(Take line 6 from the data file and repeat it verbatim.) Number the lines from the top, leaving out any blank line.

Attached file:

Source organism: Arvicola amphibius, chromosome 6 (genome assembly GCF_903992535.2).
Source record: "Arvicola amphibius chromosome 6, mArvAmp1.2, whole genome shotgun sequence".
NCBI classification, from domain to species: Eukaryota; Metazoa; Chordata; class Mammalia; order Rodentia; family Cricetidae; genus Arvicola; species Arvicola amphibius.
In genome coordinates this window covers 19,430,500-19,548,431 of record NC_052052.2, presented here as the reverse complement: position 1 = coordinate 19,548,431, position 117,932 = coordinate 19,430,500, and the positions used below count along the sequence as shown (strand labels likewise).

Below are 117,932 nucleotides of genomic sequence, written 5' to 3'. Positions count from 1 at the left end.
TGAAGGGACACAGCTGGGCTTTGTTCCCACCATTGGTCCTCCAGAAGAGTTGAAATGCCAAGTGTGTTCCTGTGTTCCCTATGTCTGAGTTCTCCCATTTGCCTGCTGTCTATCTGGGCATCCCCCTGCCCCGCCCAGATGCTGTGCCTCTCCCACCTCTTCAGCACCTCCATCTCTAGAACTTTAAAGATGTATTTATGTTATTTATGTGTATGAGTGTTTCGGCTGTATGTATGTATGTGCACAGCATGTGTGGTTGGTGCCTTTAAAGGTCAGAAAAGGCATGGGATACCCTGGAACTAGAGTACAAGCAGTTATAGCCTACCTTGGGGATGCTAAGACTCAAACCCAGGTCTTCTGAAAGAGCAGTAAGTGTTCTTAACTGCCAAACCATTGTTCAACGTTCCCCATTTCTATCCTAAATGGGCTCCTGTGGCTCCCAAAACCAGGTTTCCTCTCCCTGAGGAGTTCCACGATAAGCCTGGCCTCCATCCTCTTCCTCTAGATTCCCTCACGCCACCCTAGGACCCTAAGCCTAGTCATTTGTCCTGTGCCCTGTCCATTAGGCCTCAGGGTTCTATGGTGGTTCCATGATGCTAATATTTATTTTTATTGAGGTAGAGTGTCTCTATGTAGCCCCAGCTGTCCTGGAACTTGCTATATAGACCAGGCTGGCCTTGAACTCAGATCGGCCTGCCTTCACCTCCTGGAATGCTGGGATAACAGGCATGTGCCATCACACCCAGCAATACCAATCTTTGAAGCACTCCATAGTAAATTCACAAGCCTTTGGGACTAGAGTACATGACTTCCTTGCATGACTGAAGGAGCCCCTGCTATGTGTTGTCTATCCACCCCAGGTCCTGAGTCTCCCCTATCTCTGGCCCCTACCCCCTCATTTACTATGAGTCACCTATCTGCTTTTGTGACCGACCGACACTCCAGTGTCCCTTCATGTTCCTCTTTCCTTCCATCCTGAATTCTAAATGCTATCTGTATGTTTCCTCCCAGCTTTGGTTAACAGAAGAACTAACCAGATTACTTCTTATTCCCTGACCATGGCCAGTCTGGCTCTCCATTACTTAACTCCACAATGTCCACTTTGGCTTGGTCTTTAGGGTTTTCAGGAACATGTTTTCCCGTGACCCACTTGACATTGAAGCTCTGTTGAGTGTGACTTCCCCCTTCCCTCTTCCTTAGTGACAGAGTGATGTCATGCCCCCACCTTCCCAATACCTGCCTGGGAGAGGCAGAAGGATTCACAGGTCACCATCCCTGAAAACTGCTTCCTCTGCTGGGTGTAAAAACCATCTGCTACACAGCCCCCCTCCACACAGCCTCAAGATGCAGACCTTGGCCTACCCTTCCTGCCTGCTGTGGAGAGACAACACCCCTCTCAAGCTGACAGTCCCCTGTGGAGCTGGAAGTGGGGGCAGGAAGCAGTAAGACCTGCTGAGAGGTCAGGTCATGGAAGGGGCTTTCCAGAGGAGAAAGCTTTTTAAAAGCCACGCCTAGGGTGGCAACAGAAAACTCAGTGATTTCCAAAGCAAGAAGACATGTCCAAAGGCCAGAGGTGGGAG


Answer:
TGAAGGGACACAGCTGGGCTTTGTTCCCACCATTGGTCCTCCAGAAGAGTTGAAATGCCAAGTGTGTTCCTGTGTTCCCTATGTCTGAGTTCTCCCATTTGCCTGCTGTCTATCTGGGCATCCCCCTGCCCCGCCCAGATGCTGTGCCTCTCCCACCTCTTCAGCACCTCCATCTCTAGAACTTTAAAGATGTATTTATGTTATTTATGTGTATGAGTGTTTCGGCTGTATGTATGTATGTGCACAGCATGTGTGGTTGGTGCCTTTAAAGGTCAGAAAAGGCATGGGATACCCTGGAACTAGAGTACAAGCAGTTATAGCCTACCTTGGGGATGCTAAGACTCAAACCCAGGTCTTCTGAAAGAGCAGTAAGTGTTCTTAACTGCCAAACCATTGTTCAACGTTCCCCATTTCTATCCTAAATGGGCTCCTGTGGCTCCCAAAACCAGGTTTCCTCTCCCTGAGGAGTTCCACGATAAGCCTGGCCTCCATCCTCTTCCTCTAGATTCCCTCACGCCACCCTAGGACCCTAAGCCTAGTCATTTGTCCTGTGCCCTGTCCATTAGGCCTCAGGGTTCTATGGTGGTTCCATGATGCTAATATTTATTTTTATTGAGGTAGAGTGTCTCTATGTAGCCCCAGCTGTCCTGGAACTTGCTATATAGACCAGGCTGGCCTTGAACTCAGATCGGCCTGCCTTCACCTCCTGGAATGCTGGGATAACAGGCATGTGCCATCACACCCAGCAATACCAATCTTTGAAGCACTCCATAGTAAATTCACAAGCCTTTGGGACTAGAGTACATGACTTCCTTGCATGACTGAAGGAGCCCCTGCTATGTGTTGTCTATCCACCCCAGGTCCTGAGTCTCCCCTATCTCTGGCCCCTACCCCCTCATTTACTATGAGTCACCTATCTGCTTTTGTGACCGACCGACACTCCAGTGTCCCTTCATGTTCCTCTTTCCTTCCATCCTGAATTCTAAATGCTATCTGTATGTTTCCTCCCAGCTTTGGTTAACAGAAGAACTAACCAGATTACTTCTTATTCCCTGACCATGGCCAGTCTGGCTCTCCATTACTTAACTCCACAATGTCCACTTTGGCTTGGTCTTTAGGGTTTTCAGGAACATGTTTTCCCGTGACCCACTTGACATTGAAGCTCTGTTGAGTGTGACTTCCCCCTTCCCTCTTCCTTAGTGACAGAGTGATGTCATGCCCCCACCTTCCCAATACCTGCCTGGGAGAGGCAGAAGGATTCACAGGTCACCATCCCTGAAAACTGCTTCCTCTGCTGGGTGTAAAAACCATCTGCTACACAGCCCCCCTCCACACAGCCTCAAGATGCAGACCTTGGCCTACCCTTCCTGCCTGCTGTGGAGAGACAACACCCCTCTCAAGCTGACAGTCCCCTGTGGAGCTGGAAGTGGGGGCAGGAAGCAGTAAGACCTGCTGAGAGGTCAGGTCATGGAAGGGGCTTTCCAGAGGAGAAAGCTTTTTAAAAGCCACGCCTAGGGTGGCAACAGAAAACTCAGTGATTTCCAAAGCAAGAAGACATGTCCAAAGGCCAGAGGTGGGAG